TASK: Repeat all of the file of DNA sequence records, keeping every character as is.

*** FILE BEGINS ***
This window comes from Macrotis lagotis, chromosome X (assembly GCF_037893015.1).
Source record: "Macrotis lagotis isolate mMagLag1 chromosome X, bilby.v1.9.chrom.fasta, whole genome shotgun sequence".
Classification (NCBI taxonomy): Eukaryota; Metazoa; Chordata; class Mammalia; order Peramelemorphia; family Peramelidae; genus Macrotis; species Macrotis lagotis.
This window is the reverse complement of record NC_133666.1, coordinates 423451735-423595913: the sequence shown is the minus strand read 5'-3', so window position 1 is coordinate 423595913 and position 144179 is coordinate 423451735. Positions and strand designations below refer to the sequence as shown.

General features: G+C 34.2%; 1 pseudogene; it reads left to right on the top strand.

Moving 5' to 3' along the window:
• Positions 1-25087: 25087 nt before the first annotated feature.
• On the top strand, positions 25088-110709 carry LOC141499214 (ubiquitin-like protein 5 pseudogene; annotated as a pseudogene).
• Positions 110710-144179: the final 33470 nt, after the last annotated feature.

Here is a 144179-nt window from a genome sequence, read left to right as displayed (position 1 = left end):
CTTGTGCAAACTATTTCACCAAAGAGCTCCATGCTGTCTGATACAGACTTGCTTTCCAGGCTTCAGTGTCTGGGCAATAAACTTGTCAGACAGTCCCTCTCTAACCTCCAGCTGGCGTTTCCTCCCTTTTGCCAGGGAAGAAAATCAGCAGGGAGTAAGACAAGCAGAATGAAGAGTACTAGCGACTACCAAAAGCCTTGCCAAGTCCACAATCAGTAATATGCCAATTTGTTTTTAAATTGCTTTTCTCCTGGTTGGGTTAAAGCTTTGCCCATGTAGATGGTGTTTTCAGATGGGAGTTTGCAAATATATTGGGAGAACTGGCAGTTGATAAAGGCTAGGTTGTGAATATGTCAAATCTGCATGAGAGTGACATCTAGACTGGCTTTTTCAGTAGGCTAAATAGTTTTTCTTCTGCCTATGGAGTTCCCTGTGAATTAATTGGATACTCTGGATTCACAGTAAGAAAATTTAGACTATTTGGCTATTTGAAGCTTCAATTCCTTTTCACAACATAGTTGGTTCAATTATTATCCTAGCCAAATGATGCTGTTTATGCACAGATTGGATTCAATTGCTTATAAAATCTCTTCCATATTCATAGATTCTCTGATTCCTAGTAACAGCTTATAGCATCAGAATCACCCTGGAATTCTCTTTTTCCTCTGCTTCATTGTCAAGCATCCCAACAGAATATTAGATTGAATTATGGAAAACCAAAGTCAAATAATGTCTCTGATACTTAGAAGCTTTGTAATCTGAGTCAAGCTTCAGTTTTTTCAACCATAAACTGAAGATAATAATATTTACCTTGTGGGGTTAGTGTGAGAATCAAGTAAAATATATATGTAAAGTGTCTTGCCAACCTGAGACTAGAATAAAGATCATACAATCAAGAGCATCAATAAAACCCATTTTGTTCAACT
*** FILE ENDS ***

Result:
This window comes from Macrotis lagotis, chromosome X (assembly GCF_037893015.1).
Source record: "Macrotis lagotis isolate mMagLag1 chromosome X, bilby.v1.9.chrom.fasta, whole genome shotgun sequence".
Classification (NCBI taxonomy): Eukaryota; Metazoa; Chordata; class Mammalia; order Peramelemorphia; family Peramelidae; genus Macrotis; species Macrotis lagotis.
This window is the reverse complement of record NC_133666.1, coordinates 423451735-423595913: the sequence shown is the minus strand read 5'-3', so window position 1 is coordinate 423595913 and position 144179 is coordinate 423451735. Positions and strand designations below refer to the sequence as shown.

General features: G+C 34.2%; 1 pseudogene; it reads left to right on the top strand.

Moving 5' to 3' along the window:
• Positions 1-25087: 25087 nt before the first annotated feature.
• On the top strand, positions 25088-110709 carry LOC141499214 (ubiquitin-like protein 5 pseudogene; annotated as a pseudogene).
• Positions 110710-144179: the final 33470 nt, after the last annotated feature.

Here is a 144179-nt window from a genome sequence, read left to right as displayed (position 1 = left end):
CTTGTGCAAACTATTTCACCAAAGAGCTCCATGCTGTCTGATACAGACTTGCTTTCCAGGCTTCAGTGTCTGGGCAATAAACTTGTCAGACAGTCCCTCTCTAACCTCCAGCTGGCGTTTCCTCCCTTTTGCCAGGGAAGAAAATCAGCAGGGAGTAAGACAAGCAGAATGAAGAGTACTAGCGACTACCAAAAGCCTTGCCAAGTCCACAATCAGTAATATGCCAATTTGTTTTTAAATTGCTTTTCTCCTGGTTGGGTTAAAGCTTTGCCCATGTAGATGGTGTTTTCAGATGGGAGTTTGCAAATATATTGGGAGAACTGGCAGTTGATAAAGGCTAGGTTGTGAATATGTCAAATCTGCATGAGAGTGACATCTAGACTGGCTTTTTCAGTAGGCTAAATAGTTTTTCTTCTGCCTATGGAGTTCCCTGTGAATTAATTGGATACTCTGGATTCACAGTAAGAAAATTTAGACTATTTGGCTATTTGAAGCTTCAATTCCTTTTCACAACATAGTTGGTTCAATTATTATCCTAGCCAAATGATGCTGTTTATGCACAGATTGGATTCAATTGCTTATAAAATCTCTTCCATATTCATAGATTCTCTGATTCCTAGTAACAGCTTATAGCATCAGAATCACCCTGGAATTCTCTTTTTCCTCTGCTTCATTGTCAAGCATCCCAACAGAATATTAGATTGAATTATGGAAAACCAAAGTCAAATAATGTCTCTGATACTTAGAAGCTTTGTAATCTGAGTCAAGCTTCAGTTTTTTCAACCATAAACTGAAGATAATAATATTTACCTTGTGGGGTTAGTGTGAGAATCAAGTAAAATATATATGTAAAGTGTCTTGCCAACCTGAGACTAGAATAAAGATCATACAATCAAGAGCATCAATAAAACCCATTTTGTTCAACT